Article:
Rapid firing guns of more than ~6 shots didn't arrive in the US until the civil war.
> Like carrying guns as if we were still in the 19th century.
>The first device identified as a gun, a bamboo tube that used gunpowder to fire a spear, appeared in China around AD 1000. The Chinese had previously invented gunpowder in the 9th century.
>English Privy Wardrobe accounts list "ribaldis", a type of cannon, in the 1340s, and siege guns were used by the English at Calais in 1346.The earliest surviving[clarification needed] firearm in Europe has been found from Otepää, Estonia and it dates to at least 1396.
I think it's fair to say that guns have been around a lot longer than the USA has.
Really, though, it's absurd to demand that the rest of world be grateful. Try changing the system in the US and you will find it exceedingly difficult due to the deep pockets of big pharma and the massive role money plays in the US democratic system. So no, the rest of the world should not be grateful that a capitalist system is doing what it does.
If you only way to sell a drug is to convince people they need it in the first place then I think it ought to be illegal, yes. Look at the massive opioid crisis in the USA which stems in great part from pharma pushing drugs people didn't really need and getting them addicted. If that's the only way you can figure out to fund cancer research we have a big problem indeed.
When economic historians of the future consider the current era's pharma industry, they will marvel at how much money was spent for how little benefit. The cure to cancer will not come from pharma. (Quite possibly from biotech, but that's a different thing.) The incentives are wrong: cures are less valuable than indefinite treatments. Look how much they have to charge for the hep C cure. If that were a mere treatment, they could amortize their "research costs" over a lifetime. Even better than treatments that work are treatments that might work. One poor suffering patient might be prescribed 15 such, multiple times a day for the rest of her life.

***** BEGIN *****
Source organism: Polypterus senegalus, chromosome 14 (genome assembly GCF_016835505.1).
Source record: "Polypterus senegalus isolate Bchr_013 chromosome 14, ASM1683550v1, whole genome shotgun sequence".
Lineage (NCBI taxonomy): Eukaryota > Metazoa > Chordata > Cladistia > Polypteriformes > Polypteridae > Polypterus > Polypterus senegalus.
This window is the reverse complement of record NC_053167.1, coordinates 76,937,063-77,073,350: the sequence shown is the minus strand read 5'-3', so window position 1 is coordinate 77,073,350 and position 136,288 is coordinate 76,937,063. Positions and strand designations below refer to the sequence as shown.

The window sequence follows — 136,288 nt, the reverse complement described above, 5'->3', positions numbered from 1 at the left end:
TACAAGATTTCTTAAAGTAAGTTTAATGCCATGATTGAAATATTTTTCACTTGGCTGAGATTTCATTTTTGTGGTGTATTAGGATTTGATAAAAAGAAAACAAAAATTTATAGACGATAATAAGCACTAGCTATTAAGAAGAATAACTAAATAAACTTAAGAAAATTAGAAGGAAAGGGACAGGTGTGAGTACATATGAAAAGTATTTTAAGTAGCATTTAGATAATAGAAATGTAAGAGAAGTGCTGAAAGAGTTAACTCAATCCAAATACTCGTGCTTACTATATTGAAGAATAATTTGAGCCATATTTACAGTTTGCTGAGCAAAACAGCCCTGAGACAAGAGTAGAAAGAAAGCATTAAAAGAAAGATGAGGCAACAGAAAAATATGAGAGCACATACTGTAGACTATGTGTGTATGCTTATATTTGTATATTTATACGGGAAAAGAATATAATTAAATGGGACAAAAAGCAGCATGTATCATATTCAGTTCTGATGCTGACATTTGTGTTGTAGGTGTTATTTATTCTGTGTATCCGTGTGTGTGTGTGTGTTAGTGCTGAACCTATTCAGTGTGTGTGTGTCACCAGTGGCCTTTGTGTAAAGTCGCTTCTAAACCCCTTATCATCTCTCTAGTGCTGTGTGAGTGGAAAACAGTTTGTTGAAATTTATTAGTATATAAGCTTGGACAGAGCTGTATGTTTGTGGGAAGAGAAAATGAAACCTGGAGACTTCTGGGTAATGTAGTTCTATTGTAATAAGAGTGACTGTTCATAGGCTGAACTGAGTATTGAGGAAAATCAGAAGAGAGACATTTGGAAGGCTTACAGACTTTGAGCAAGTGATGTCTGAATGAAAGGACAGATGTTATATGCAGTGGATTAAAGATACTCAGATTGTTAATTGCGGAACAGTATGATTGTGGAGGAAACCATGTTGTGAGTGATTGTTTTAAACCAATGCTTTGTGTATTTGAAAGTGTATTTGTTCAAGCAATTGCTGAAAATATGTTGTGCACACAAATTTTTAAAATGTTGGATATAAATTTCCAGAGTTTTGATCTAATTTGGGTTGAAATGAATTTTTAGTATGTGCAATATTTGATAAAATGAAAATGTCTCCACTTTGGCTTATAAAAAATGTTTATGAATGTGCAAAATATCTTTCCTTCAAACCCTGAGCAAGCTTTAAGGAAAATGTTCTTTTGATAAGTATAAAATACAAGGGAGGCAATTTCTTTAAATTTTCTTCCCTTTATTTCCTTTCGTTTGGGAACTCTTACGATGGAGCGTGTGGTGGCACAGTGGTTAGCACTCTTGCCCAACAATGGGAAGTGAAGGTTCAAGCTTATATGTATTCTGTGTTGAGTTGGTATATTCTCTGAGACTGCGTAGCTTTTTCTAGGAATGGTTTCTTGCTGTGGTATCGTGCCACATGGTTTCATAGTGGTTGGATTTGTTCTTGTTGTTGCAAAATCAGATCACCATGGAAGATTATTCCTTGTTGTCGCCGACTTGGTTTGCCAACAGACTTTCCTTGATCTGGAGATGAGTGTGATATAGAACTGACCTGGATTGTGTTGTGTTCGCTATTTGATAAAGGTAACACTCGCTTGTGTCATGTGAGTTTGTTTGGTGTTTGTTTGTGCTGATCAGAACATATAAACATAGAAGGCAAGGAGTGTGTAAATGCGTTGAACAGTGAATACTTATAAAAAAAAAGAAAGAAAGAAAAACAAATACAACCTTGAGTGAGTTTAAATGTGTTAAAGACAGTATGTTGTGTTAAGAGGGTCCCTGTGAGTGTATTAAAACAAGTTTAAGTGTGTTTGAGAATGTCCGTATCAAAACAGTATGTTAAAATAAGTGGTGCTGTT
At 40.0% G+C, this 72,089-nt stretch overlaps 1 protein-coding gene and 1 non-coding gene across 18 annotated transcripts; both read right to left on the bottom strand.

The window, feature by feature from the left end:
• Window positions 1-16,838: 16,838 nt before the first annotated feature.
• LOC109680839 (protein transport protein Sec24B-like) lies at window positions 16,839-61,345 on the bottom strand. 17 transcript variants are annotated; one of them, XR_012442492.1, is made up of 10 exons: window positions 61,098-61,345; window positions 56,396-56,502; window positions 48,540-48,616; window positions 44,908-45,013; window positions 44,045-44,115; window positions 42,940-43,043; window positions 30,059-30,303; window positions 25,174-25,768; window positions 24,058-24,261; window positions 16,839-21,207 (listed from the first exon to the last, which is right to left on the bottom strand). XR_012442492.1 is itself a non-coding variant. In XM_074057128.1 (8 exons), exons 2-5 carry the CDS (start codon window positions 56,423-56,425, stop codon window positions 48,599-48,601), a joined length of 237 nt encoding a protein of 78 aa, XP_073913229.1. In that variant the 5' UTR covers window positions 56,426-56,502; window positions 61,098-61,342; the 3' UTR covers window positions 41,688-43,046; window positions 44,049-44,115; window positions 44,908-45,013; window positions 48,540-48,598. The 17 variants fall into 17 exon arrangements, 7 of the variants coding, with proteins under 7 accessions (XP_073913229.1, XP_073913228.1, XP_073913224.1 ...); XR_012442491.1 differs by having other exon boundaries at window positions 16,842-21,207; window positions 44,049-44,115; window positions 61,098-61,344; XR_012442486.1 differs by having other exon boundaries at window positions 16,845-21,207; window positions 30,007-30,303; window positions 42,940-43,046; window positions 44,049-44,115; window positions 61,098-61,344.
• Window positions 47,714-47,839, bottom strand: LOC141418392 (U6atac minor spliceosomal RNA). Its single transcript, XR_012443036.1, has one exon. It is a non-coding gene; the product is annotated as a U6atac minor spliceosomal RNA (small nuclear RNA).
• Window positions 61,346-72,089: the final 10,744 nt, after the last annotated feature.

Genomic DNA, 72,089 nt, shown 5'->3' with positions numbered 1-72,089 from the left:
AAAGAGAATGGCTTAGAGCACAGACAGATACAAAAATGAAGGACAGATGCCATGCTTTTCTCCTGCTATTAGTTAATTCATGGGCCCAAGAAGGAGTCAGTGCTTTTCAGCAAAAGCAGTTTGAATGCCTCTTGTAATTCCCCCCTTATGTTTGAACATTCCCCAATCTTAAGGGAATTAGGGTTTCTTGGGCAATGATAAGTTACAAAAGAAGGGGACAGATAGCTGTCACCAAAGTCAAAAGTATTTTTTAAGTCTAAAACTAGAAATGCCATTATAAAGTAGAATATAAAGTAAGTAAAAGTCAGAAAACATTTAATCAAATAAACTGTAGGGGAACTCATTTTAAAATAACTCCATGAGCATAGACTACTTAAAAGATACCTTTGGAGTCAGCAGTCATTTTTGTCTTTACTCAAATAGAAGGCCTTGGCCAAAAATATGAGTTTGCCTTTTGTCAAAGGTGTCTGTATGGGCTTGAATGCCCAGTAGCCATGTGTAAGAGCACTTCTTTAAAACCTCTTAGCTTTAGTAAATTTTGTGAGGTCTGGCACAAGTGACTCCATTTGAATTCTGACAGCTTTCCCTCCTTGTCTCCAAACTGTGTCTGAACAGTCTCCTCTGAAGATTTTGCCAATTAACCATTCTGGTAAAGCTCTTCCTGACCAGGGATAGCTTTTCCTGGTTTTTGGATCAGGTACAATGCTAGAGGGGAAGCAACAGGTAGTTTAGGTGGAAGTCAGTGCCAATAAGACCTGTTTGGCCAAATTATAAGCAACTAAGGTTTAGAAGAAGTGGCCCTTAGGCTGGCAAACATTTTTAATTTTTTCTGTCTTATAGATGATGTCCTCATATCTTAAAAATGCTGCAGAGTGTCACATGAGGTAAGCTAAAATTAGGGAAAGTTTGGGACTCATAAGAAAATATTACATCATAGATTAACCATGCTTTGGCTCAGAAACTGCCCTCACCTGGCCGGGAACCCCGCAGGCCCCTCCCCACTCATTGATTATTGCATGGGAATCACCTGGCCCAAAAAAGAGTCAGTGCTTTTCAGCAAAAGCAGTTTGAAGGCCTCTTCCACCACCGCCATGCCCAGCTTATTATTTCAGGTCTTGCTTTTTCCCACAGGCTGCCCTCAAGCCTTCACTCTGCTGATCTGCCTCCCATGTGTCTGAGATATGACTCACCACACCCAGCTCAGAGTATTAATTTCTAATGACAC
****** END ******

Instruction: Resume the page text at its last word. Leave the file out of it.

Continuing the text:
Still, for many hep C sufferers even an expensive cure is a good thing. Many other conditions respond in agreeable ways to some medicines for some patients some of the time. Maybe the research costs too much for some of them. One suspects that a more rational FDA process could cut costs for most drugs, but no one who would benefit from that has any control over the process itself. The whole edifice is a bit monstrous. Just the same, if the golden goose requires drug marketing, do we really want to do away with drug marketing?
The drug industry likes to say that, but could someone back it up?
On the other hand, there are tons of people who have stories about knowing something was wrong, being told by 3 physicians that it was nothing, then finding a 4th who diagnosed them with something the others missed because a patient is usually their own strongest advocate.
A boss of mine a few years ago mentioned that he thought the best solution was for a disease to have ads. All of the companies that have drugs in market for that disease will want to buy in and say "Feeling X symptoms? Talk to your doctor; you might have Y". Of course there are still a ton of problems (there was no market for impotence until Pfizer re-branded it as ED, there are lots of diseases where there are low single digit options, etc), but it's a good start, in my opinion.
To tie this back to the topic at hand, there really isn't a trusted authority in the role of crypto purchases, aside from maybe a very forward-thinking/risky financial manager? Part of the problem is the very benefit: marketing to unqualified people gives access for anyone to grow their wealth, but also gives anyone the ability to lose a ton of money. It's sort of the central problem with Libertarianism overall.
Your colleagues in marketing agree with you, though they probably have a different definition for "useful". This 2012 article says pharma spent $24B in marketing to professionals vs $4B to consumers. I assume relatively more is spent on consumers now but didn't find any more recent numbers.
It is also worth mentioning that pharma now spends more on marketing than research.
> On the other hand, there are tons of people who have stories about knowing something was wrong, being told by 3 physicians that it was nothing, then finding a 4th who diagnosed them with something the others missed because a patient is usually their own strongest advocate.
Are there any peer reviewed studies to back this up? As a researcher in the field I'm sure this is the threshold you would want to meet before making such an assertion.
Also, are there any studies that can tell us the ratio of marketing spent on informing consumers of legit ailments vs what is spent on kickbacks, hiring former cheerleaders as marketers, junkets for doctors, coupons for the on patent drug when the off patent drug works just fine, paying the generic company to not sell its drug to compete, etc or any of the other shady practices that pharma engages in?